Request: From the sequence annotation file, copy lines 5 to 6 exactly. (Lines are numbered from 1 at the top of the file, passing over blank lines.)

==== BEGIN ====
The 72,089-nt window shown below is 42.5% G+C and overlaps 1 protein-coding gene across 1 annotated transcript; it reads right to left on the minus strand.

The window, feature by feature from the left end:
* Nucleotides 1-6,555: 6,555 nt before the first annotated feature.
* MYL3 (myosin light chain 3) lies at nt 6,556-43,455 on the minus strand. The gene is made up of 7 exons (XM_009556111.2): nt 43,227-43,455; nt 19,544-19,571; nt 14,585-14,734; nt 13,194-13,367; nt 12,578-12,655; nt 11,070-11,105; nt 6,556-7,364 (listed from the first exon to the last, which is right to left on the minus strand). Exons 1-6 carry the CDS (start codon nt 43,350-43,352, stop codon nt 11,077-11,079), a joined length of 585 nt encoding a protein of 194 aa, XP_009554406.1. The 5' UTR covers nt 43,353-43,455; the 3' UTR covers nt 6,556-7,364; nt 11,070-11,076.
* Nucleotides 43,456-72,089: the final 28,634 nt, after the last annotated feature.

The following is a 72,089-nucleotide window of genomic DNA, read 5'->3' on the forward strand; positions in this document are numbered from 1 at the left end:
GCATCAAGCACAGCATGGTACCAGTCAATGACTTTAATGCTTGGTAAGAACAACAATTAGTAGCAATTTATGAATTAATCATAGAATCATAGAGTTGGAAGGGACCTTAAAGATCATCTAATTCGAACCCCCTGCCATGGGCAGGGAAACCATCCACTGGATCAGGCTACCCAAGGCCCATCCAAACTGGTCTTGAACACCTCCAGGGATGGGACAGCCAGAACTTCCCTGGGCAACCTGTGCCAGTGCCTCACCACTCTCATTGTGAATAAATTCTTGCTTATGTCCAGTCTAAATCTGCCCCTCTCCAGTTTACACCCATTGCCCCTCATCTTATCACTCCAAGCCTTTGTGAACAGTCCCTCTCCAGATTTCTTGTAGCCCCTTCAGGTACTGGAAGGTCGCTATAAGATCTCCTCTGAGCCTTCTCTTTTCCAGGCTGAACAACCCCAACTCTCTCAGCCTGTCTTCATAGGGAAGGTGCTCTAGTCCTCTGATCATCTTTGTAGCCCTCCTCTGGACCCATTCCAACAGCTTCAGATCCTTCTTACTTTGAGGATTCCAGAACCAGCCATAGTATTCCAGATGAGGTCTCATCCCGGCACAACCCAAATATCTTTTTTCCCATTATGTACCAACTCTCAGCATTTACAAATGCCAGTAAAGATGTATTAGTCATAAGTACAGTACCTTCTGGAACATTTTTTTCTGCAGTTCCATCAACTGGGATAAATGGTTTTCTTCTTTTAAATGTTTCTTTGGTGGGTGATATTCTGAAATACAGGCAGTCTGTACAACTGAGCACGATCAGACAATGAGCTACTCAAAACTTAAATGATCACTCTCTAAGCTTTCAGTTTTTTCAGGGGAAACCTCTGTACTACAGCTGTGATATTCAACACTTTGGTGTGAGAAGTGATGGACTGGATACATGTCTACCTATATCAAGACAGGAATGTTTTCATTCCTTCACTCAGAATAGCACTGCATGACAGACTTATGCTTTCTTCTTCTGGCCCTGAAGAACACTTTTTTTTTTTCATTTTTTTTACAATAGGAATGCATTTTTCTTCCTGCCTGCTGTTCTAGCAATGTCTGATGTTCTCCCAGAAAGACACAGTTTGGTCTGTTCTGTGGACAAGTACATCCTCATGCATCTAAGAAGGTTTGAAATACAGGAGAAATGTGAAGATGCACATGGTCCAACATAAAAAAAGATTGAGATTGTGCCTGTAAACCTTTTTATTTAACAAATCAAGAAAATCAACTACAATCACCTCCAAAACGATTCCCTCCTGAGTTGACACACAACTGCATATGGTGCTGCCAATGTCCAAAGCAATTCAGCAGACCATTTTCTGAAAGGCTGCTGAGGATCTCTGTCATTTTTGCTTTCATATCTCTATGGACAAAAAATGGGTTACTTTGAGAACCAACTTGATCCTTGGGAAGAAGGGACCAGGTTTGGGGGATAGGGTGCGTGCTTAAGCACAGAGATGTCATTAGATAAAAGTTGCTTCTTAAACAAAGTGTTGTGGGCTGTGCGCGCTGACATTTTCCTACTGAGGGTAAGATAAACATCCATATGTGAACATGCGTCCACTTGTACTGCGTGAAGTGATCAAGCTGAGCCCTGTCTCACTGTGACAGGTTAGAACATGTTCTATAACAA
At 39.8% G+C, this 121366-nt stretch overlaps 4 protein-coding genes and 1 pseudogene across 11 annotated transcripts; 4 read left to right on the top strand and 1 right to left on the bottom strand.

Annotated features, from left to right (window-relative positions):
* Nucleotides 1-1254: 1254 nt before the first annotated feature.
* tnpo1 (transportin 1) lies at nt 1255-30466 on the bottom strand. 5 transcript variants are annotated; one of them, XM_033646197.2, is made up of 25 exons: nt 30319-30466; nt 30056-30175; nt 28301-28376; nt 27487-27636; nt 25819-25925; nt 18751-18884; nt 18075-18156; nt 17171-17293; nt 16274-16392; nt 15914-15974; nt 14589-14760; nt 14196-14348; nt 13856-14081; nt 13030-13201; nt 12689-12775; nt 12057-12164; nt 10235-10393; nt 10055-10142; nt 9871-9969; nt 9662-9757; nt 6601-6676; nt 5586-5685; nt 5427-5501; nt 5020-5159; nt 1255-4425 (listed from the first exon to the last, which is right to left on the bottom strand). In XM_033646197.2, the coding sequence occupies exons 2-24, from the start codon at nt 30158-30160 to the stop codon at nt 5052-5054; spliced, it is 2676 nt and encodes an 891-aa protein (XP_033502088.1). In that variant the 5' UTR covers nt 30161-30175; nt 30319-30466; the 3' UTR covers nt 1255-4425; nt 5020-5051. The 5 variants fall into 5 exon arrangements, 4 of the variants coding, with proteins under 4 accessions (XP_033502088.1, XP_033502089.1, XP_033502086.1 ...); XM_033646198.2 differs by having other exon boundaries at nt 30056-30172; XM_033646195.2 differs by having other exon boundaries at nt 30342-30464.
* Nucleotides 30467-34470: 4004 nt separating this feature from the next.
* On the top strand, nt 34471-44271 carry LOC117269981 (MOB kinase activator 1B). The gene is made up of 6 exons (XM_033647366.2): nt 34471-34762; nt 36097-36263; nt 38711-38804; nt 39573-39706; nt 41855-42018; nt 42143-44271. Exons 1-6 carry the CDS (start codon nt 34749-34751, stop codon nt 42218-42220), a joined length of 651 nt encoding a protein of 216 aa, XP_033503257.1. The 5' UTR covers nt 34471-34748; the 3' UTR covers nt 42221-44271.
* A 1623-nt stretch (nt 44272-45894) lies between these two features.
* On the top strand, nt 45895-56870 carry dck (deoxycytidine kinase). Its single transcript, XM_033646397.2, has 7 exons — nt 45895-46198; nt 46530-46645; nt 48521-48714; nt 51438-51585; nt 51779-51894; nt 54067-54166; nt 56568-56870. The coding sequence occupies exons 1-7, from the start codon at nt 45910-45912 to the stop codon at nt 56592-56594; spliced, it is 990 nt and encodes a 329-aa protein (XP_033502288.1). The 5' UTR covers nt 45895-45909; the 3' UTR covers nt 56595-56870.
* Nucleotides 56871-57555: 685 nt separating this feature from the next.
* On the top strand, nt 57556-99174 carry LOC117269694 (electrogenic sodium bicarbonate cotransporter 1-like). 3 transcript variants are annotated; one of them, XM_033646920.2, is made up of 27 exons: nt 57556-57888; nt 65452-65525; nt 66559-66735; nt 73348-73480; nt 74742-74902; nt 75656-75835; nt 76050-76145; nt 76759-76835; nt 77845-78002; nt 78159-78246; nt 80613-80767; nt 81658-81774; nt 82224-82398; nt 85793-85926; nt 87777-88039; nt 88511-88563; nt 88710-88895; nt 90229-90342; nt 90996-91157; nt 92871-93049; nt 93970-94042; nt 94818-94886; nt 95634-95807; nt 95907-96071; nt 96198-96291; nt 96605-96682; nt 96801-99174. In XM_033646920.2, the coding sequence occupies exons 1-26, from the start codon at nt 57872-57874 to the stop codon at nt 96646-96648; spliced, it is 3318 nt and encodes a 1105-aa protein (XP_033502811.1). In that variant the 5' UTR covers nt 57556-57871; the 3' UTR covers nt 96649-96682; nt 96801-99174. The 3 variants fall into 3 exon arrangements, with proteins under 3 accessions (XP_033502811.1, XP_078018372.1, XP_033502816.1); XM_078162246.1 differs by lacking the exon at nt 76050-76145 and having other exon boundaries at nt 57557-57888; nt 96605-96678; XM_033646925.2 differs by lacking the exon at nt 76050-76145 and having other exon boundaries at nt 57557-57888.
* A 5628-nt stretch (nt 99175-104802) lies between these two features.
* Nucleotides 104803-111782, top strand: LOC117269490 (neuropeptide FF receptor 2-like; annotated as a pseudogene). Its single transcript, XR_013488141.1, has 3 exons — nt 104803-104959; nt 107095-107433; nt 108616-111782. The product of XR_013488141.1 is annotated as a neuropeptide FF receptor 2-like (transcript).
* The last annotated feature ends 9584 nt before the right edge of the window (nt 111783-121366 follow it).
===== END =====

* Nucleotides 43,456-72,089: the final 28,634 nt, after the last annotated feature.

The following is a 72,089-nucleotide window of genomic DNA, read 5'->3' on the forward strand; positions in this document are numbered from 1 at the left end: